Alexandra (Alex) Kasdin ’14 *18 majored in ecology and evolutionary biology at Princeton, and by the time she reached her junior year, she envisioned spending her career working in environmental policy. She’d taught conservation in Kenya and reported on climate science for a nonprofit, but finding a path into the policy world was still a challenge.
Looking for a “foot in the door,” Kasdin applied to Princeton’s Scholars in the Nation’s Service Initiative (SINSI), then a six-year program spanning undergraduate and graduate school that aims to train career public servants through internships, fellowships, and the master’s in public affairs program at the School of Public and International Affairs (SPIA). She became the first SINSI student to spend her fellowship years in the U.S. Fish and Wildlife Service, which helped her to return to the agency after her MPA studies. Today, she serves as a project manager for Endangered Species Act implementation.
“I know I wouldn’t be where I am right now if it wasn’t for Princeton and the SINSI program,” Kasdin said. “It will always be there as the foundation of my career.”
Creating new paths from Princeton to U.S. government service was what then-dean Anne-Marie Slaughter ’80 had in mind when SPIA launched SINSI 15 years ago. “Government service has to be the core of public service,” Slaughter said at the time. The program has evolved slightly — the summer internships for rising seniors and the four-year MPA/fellowship path are now separate offerings — but the goal remains unchanged.
“I know I wouldn’t be where I am right now if it wasn’t for Princeton and the SINSI program.” — Alexandra Kasdin ’14 *18, project manager, U.S. Fish and Wildlife Service
Rick Barton and Kit Lunney, co-directors of the SINSI program, are working with a demographer (a former SINSI fellow) to study the career paths of the dozens of alumni who’ve completed the MPA track. The top destination is the federal government, Barton said, and even those who start their careers elsewhere are likely “to cycle through the federal government at one time.” Others pursue roles in state and local government, nongovernmental organizations, or as consultants working with government agencies.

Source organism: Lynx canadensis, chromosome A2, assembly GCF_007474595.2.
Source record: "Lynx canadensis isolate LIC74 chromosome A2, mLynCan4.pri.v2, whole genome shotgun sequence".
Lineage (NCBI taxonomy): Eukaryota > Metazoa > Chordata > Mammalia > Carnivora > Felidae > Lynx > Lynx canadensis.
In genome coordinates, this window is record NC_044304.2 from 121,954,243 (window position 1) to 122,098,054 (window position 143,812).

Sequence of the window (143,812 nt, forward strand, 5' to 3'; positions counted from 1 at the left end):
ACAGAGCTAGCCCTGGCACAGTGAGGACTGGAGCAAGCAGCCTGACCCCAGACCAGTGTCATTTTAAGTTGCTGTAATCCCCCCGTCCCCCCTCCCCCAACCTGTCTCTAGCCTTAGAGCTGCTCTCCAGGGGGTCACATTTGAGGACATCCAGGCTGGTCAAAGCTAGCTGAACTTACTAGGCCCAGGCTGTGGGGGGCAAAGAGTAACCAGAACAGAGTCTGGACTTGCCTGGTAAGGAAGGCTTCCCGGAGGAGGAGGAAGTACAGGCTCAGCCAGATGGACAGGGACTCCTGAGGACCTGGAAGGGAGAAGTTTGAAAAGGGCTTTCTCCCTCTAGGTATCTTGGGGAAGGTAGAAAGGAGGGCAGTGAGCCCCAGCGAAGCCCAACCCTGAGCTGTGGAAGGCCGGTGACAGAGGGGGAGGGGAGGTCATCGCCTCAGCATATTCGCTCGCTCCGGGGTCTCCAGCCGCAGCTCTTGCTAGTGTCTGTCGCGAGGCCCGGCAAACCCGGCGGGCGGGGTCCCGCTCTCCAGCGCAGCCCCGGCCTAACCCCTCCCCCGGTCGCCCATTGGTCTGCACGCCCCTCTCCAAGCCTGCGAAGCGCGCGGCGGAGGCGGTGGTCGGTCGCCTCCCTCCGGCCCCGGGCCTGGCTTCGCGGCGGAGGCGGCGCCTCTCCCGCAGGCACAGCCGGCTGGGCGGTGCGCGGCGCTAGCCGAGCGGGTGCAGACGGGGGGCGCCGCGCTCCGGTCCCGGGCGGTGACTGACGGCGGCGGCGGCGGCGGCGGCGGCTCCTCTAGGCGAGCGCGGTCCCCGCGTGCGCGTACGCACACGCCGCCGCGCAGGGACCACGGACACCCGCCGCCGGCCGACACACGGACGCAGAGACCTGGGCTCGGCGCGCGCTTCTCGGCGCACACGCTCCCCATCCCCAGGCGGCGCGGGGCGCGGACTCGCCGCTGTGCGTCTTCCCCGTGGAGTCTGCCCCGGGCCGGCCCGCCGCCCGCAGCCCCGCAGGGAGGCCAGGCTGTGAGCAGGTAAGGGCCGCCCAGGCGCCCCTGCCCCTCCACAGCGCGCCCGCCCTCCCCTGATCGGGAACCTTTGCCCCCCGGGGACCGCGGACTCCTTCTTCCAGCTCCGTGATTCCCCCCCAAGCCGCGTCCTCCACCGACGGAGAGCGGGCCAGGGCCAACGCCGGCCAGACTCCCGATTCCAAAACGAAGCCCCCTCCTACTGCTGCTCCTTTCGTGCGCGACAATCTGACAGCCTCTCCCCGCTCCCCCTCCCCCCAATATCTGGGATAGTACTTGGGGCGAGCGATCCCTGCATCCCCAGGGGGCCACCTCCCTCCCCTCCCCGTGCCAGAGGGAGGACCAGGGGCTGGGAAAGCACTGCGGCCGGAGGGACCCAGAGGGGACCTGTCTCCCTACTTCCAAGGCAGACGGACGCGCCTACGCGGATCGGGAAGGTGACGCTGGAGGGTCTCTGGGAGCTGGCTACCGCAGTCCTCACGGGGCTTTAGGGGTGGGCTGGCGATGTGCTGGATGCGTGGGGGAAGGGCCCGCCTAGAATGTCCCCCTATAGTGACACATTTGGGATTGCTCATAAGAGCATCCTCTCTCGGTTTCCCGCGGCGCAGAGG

The pandemic has temporarily reshaped the SINSI experience, forcing interns and fellows to work remotely. Barton and Lunney said this can be a handicap because it disrupts mentorship opportunities, but overall feedback from participants has been positive. They expect this year’s internships to begin remotely and are hopeful that some could include in-person elements by the end of the summer.
SINSI named its newest class in January, selecting eight interns and four graduate scholars. Most of the interns are SPIA concentrators, but the four seniors entering the MPA fellowship track come from a broad range of majors: computer science, civil and environmental engineering, economics, and sociology.
Alumni of the SINSI graduate program said they learned a great deal in a relatively short time, spending an intense year in MPA studies before entering the federal government. Graduate students can arrange for up to four rotations in different agencies.
Nabil Shaikh ’17, who worked in the Department of Justice and will complete his MPA in May, appreciated the balance of SPIA and fellowship years. “You get the two years in the graduate school, where you can work on a breadth of issues and there is a lot of academic freedom,” he said. “But then you balance that with two years of work in the government, where you really learn the constraints of ... working with specific laws and working within the constraints of statutorily defined roles.”
With a pay-it-forward-minded community of about 100 alumni and students, SINSI has an enduring influence on its graduates, according to Nathan Eckstein ’16 *20, who is beginning a career in the foreign service this month. “I owe a lot to the SINSI fellows who came before me,” Eckstein said.